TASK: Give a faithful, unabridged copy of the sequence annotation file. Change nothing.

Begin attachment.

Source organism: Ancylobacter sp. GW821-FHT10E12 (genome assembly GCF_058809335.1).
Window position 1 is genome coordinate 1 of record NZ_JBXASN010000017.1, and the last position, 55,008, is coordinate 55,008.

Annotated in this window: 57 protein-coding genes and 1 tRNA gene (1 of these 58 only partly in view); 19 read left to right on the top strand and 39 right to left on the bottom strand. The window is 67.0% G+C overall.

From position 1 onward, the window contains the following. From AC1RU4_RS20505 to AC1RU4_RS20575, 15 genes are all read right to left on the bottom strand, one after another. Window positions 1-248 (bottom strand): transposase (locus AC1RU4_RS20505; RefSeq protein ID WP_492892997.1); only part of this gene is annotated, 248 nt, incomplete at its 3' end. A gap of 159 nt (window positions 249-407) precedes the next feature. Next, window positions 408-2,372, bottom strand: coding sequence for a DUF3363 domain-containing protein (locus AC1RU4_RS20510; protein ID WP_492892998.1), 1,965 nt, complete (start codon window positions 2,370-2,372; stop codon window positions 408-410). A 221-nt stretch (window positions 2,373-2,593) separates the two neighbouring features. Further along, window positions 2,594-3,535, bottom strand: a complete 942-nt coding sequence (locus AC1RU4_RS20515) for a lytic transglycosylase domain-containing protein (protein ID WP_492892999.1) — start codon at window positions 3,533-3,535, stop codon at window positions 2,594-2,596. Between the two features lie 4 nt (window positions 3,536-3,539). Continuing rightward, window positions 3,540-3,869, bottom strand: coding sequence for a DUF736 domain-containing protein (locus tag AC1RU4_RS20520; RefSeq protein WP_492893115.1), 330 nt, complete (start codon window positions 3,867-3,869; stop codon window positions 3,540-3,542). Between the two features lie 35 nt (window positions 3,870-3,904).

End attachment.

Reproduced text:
Source organism: Ancylobacter sp. GW821-FHT10E12 (genome assembly GCF_058809335.1).
Window position 1 is genome coordinate 1 of record NZ_JBXASN010000017.1, and the last position, 55,008, is coordinate 55,008.

Annotated in this window: 57 protein-coding genes and 1 tRNA gene (1 of these 58 only partly in view); 19 read left to right on the top strand and 39 right to left on the bottom strand. The window is 67.0% G+C overall.

From position 1 onward, the window contains the following. From AC1RU4_RS20505 to AC1RU4_RS20575, 15 genes are all read right to left on the bottom strand, one after another. Window positions 1-248 (bottom strand): transposase (locus AC1RU4_RS20505; RefSeq protein ID WP_492892997.1); only part of this gene is annotated, 248 nt, incomplete at its 3' end. A gap of 159 nt (window positions 249-407) precedes the next feature. Next, window positions 408-2,372, bottom strand: coding sequence for a DUF3363 domain-containing protein (locus AC1RU4_RS20510; protein ID WP_492892998.1), 1,965 nt, complete (start codon window positions 2,370-2,372; stop codon window positions 408-410). A 221-nt stretch (window positions 2,373-2,593) separates the two neighbouring features. Further along, window positions 2,594-3,535, bottom strand: a complete 942-nt coding sequence (locus AC1RU4_RS20515) for a lytic transglycosylase domain-containing protein (protein ID WP_492892999.1) — start codon at window positions 3,533-3,535, stop codon at window positions 2,594-2,596. Between the two features lie 4 nt (window positions 3,536-3,539). Continuing rightward, window positions 3,540-3,869, bottom strand: coding sequence for a DUF736 domain-containing protein (locus tag AC1RU4_RS20520; RefSeq protein WP_492893115.1), 330 nt, complete (start codon window positions 3,867-3,869; stop codon window positions 3,540-3,542). Between the two features lie 35 nt (window positions 3,870-3,904).